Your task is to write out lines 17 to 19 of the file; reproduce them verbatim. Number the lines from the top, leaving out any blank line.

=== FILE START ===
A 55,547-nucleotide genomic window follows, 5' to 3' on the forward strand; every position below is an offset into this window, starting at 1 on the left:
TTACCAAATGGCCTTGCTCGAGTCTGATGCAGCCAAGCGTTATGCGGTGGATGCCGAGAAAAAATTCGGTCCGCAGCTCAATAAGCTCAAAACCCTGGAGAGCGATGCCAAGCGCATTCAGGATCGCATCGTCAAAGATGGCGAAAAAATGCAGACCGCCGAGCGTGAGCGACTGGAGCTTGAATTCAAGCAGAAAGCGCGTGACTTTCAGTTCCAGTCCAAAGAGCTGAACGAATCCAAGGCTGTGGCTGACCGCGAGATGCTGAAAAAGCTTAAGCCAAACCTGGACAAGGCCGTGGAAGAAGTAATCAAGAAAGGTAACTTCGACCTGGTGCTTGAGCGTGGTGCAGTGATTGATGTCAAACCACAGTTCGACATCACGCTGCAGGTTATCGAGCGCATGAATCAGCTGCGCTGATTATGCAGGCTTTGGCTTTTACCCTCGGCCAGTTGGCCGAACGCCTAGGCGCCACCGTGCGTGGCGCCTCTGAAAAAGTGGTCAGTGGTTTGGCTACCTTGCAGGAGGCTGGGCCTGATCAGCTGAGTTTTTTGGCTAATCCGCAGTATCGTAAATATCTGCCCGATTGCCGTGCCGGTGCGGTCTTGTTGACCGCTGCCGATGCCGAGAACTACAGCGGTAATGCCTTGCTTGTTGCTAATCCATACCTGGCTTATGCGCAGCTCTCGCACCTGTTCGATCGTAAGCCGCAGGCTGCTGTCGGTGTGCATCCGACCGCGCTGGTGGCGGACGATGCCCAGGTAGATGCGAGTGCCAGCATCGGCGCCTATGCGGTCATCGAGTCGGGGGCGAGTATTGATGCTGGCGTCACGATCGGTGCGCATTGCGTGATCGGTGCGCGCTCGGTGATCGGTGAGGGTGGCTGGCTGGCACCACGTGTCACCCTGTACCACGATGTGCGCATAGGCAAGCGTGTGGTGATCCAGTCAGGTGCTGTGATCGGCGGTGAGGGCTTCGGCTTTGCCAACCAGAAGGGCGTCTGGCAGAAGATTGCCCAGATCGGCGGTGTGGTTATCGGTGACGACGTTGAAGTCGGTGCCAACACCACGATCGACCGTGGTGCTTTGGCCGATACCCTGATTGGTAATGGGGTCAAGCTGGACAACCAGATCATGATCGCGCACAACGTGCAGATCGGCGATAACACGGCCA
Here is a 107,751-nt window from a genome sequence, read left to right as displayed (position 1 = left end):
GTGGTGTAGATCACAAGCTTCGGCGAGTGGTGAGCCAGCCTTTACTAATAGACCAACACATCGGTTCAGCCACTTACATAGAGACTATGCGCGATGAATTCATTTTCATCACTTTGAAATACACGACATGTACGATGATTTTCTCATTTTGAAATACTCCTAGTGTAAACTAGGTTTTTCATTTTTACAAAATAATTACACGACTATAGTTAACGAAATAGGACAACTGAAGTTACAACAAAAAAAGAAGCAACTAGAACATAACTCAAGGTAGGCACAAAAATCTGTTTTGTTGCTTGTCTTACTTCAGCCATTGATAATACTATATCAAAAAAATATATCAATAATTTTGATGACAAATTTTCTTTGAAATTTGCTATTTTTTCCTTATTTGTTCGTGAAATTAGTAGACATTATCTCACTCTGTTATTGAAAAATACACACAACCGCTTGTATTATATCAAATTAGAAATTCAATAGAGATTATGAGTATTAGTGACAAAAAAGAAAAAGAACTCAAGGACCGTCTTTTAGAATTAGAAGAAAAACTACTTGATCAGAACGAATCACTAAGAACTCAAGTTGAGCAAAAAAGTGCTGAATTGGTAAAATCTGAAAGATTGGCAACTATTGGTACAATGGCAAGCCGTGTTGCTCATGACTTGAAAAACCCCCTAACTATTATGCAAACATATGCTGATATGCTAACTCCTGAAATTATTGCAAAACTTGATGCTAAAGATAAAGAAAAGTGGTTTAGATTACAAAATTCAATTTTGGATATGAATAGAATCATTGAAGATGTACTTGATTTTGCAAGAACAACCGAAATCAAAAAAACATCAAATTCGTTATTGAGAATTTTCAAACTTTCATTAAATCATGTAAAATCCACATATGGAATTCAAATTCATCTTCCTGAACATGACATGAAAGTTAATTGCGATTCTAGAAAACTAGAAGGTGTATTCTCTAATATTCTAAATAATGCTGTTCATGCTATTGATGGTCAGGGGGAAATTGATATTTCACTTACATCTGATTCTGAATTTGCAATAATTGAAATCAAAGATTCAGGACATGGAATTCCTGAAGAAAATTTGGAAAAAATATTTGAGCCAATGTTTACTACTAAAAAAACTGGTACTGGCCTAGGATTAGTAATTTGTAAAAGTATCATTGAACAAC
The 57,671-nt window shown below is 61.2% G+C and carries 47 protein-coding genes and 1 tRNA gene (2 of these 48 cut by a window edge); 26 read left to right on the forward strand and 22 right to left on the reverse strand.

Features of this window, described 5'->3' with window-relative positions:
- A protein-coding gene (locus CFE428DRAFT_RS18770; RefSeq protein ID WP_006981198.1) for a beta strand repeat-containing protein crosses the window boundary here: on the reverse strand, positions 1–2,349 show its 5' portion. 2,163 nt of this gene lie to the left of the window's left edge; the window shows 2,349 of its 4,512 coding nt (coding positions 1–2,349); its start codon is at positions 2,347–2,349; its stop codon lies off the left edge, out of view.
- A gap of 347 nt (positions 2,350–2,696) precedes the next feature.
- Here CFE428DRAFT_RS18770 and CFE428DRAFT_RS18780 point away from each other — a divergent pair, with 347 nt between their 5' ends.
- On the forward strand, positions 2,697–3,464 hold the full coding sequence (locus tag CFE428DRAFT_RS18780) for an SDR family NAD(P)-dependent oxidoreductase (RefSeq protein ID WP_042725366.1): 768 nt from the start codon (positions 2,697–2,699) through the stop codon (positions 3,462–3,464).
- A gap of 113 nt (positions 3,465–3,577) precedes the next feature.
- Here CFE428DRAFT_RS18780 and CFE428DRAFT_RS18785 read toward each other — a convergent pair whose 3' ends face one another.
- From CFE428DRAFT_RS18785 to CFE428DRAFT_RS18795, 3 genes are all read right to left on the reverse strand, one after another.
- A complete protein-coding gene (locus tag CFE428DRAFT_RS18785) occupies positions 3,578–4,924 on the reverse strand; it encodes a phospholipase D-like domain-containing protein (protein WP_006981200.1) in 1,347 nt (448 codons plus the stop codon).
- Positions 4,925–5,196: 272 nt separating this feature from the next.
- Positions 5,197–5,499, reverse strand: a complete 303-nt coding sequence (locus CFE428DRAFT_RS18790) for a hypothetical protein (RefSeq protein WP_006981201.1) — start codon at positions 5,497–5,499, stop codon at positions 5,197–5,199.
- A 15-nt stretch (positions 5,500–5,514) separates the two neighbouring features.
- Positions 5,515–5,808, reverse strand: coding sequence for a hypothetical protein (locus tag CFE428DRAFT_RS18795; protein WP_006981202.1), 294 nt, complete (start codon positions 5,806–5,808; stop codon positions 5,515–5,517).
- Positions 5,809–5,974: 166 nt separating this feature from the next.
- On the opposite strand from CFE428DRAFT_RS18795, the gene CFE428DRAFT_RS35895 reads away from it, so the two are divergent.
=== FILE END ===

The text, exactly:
- A 15-nt stretch (positions 5,500–5,514) separates the two neighbouring features.
- Positions 5,515–5,808, reverse strand: coding sequence for a hypothetical protein (locus tag CFE428DRAFT_RS18795; protein WP_006981202.1), 294 nt, complete (start codon positions 5,806–5,808; stop codon positions 5,515–5,517).
- Positions 5,809–5,974: 166 nt separating this feature from the next.